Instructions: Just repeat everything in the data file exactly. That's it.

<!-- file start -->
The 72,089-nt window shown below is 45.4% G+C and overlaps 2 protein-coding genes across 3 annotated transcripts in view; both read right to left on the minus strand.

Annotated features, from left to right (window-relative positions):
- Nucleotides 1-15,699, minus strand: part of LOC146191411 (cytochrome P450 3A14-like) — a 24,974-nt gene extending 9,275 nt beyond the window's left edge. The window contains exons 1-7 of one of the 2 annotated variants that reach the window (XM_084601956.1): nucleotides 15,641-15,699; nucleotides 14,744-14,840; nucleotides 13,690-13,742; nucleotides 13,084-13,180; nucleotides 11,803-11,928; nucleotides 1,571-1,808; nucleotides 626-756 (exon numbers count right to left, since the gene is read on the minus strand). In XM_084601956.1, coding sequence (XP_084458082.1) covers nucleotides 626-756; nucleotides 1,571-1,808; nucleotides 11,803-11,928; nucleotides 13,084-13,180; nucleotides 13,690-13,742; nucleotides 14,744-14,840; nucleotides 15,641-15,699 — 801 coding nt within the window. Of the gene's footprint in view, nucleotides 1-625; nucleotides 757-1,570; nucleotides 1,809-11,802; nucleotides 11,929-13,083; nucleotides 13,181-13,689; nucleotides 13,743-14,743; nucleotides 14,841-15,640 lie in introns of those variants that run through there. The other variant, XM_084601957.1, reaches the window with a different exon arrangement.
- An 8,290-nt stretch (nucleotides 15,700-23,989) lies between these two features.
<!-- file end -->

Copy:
The 72,089-nt window shown below is 45.4% G+C and overlaps 2 protein-coding genes across 3 annotated transcripts in view; both read right to left on the minus strand.

Annotated features, from left to right (window-relative positions):
- Nucleotides 1-15,699, minus strand: part of LOC146191411 (cytochrome P450 3A14-like) — a 24,974-nt gene extending 9,275 nt beyond the window's left edge. The window contains exons 1-7 of one of the 2 annotated variants that reach the window (XM_084601956.1): nucleotides 15,641-15,699; nucleotides 14,744-14,840; nucleotides 13,690-13,742; nucleotides 13,084-13,180; nucleotides 11,803-11,928; nucleotides 1,571-1,808; nucleotides 626-756 (exon numbers count right to left, since the gene is read on the minus strand). In XM_084601956.1, coding sequence (XP_084458082.1) covers nucleotides 626-756; nucleotides 1,571-1,808; nucleotides 11,803-11,928; nucleotides 13,084-13,180; nucleotides 13,690-13,742; nucleotides 14,744-14,840; nucleotides 15,641-15,699 — 801 coding nt within the window. Of the gene's footprint in view, nucleotides 1-625; nucleotides 757-1,570; nucleotides 1,809-11,802; nucleotides 11,929-13,083; nucleotides 13,181-13,689; nucleotides 13,743-14,743; nucleotides 14,841-15,640 lie in introns of those variants that run through there. The other variant, XM_084601957.1, reaches the window with a different exon arrangement.
- An 8,290-nt stretch (nucleotides 15,700-23,989) lies between these two features.